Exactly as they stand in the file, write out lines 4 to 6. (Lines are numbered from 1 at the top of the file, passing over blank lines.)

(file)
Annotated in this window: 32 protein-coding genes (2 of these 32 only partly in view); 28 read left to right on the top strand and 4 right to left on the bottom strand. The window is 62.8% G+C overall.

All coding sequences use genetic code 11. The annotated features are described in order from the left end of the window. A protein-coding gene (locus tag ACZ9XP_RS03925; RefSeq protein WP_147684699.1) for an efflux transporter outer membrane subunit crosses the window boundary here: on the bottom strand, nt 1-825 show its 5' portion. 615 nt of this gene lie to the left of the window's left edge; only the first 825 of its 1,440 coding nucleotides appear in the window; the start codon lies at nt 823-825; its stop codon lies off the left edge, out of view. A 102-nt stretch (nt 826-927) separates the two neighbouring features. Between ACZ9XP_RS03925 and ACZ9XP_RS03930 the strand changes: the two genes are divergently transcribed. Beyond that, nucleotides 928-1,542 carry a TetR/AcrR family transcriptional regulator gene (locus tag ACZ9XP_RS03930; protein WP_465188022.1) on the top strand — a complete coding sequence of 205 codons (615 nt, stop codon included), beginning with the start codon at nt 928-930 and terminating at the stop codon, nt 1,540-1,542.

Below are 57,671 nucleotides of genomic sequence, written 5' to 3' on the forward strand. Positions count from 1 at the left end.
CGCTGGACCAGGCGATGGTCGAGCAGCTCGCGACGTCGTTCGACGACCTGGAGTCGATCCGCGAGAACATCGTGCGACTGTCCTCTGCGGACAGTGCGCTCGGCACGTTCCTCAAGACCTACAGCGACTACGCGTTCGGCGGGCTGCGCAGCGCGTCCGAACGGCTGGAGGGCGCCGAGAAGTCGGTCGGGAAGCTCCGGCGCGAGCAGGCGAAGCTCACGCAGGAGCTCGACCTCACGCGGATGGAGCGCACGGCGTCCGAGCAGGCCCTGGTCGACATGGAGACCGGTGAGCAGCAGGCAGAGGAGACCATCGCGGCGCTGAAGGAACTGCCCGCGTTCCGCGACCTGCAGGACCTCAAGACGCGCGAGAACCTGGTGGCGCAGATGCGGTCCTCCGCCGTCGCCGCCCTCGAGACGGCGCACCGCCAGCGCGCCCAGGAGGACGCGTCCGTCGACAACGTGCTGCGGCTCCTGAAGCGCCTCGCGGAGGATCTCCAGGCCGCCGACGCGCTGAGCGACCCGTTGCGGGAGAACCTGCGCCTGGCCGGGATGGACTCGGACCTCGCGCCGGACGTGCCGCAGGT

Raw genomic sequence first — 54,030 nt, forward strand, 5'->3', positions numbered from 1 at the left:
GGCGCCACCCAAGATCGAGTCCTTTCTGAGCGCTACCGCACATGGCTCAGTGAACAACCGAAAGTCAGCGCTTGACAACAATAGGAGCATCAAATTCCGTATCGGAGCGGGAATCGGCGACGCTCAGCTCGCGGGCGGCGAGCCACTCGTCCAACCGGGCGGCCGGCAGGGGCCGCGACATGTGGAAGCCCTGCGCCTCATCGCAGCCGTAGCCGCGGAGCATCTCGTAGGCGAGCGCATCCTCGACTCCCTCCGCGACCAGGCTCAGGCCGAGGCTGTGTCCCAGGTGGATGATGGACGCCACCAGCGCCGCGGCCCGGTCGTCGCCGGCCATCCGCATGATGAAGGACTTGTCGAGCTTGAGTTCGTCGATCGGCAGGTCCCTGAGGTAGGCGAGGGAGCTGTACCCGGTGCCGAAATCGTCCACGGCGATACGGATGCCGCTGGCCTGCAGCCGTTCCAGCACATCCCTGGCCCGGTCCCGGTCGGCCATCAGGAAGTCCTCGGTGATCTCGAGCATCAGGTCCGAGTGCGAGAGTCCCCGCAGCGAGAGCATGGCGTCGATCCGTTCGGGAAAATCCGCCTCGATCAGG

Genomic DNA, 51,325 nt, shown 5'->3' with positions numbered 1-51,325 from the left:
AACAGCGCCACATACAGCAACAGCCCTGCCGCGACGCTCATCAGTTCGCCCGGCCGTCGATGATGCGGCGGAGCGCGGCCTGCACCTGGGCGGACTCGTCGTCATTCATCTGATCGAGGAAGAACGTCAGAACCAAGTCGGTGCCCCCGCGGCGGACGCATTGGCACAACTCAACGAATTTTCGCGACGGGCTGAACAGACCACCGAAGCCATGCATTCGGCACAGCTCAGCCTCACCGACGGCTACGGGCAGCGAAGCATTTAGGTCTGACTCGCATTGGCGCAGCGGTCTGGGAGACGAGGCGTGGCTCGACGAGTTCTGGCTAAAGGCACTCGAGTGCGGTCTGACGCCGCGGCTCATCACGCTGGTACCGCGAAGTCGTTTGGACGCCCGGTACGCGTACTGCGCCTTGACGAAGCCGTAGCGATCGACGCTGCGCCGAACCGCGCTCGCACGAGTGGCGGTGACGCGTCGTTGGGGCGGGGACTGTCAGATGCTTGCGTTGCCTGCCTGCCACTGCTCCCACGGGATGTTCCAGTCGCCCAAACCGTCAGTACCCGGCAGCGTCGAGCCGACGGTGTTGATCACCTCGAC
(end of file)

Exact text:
CGCTGGACCAGGCGATGGTCGAGCAGCTCGCGACGTCGTTCGACGACCTGGAGTCGATCCGCGAGAACATCGTGCGACTGTCCTCTGCGGACAGTGCGCTCGGCACGTTCCTCAAGACCTACAGCGACTACGCGTTCGGCGGGCTGCGCAGCGCGTCCGAACGGCTGGAGGGCGCCGAGAAGTCGGTCGGGAAGCTCCGGCGCGAGCAGGCGAAGCTCACGCAGGAGCTCGACCTCACGCGGATGGAGCGCACGGCGTCCGAGCAGGCCCTGGTCGACATGGAGACCGGTGAGCAGCAGGCAGAGGAGACCATCGCGGCGCTGAAGGAACTGCCCGCGTTCCGCGACCTGCAGGACCTCAAGACGCGCGAGAACCTGGTGGCGCAGATGCGGTCCTCCGCCGTCGCCGCCCTCGAGACGGCGCACCGCCAGCGCGCCCAGGAGGACGCGTCCGTCGACAACGTGCTGCGGCTCCTGAAGCGCCTCGCGGAGGATCTCCAGGCCGCCGACGCGCTGAGCGACCCGTTGCGGGAGAACCTGCGCCTGGCCGGGATGGACTCGGACCTCGCGCCGGACGTGCCGCAGGT

Raw genomic sequence first — 54,030 nt, forward strand, 5'->3', positions numbered from 1 at the left:
GGCGCCACCCAAGATCGAGTCCTTTCTGAGCGCTACCGCACATGGCTCAGTGAACAACCGAAAGTCAGCGCTTGACAACAATAGGAGCATCAAATTCCGTATCGGAGCGGGAATCGGCGACGCTCAGCTCGCGGGCGGCGAGCCACTCGTCCAACCGGGCGGCCGGCAGGGGCCGCGACATGTGGAAGCCCTGCGCCTCATCGCAGCCGTAGCCGCGGAGCATCTCGTAGGCGAGCGCATCCTCGACTCCCTCCGCGACCAGGCTCAGGCCGAGGCTGTGTCCCAGGTGGATGATGGACGCCACCAGCGCCGCGGCCCGGTCGTCGCCGGCCATCCGCATGATGAAGGACTTGTCGAGCTTGAGTTCGTCGATCGGCAGGTCCCTGAGGTAGGCGAGGGAGCTGTACCCGGTGCCGAAATCGTCCACGGCGATACGGATGCCGCTGGCCTGCAGCCGTTCCAGCACATCCCTGGCCCGGTCCCGGTCGGCCATCAGGAAGTCCTCGGTGATCTCGAGCATCAGGTCCGAGTGCGAGAGTCCCCGCAGCGAGAGCATGGCGTCGATCCGTTCGGGAAAATCCGCCTCGATCAGG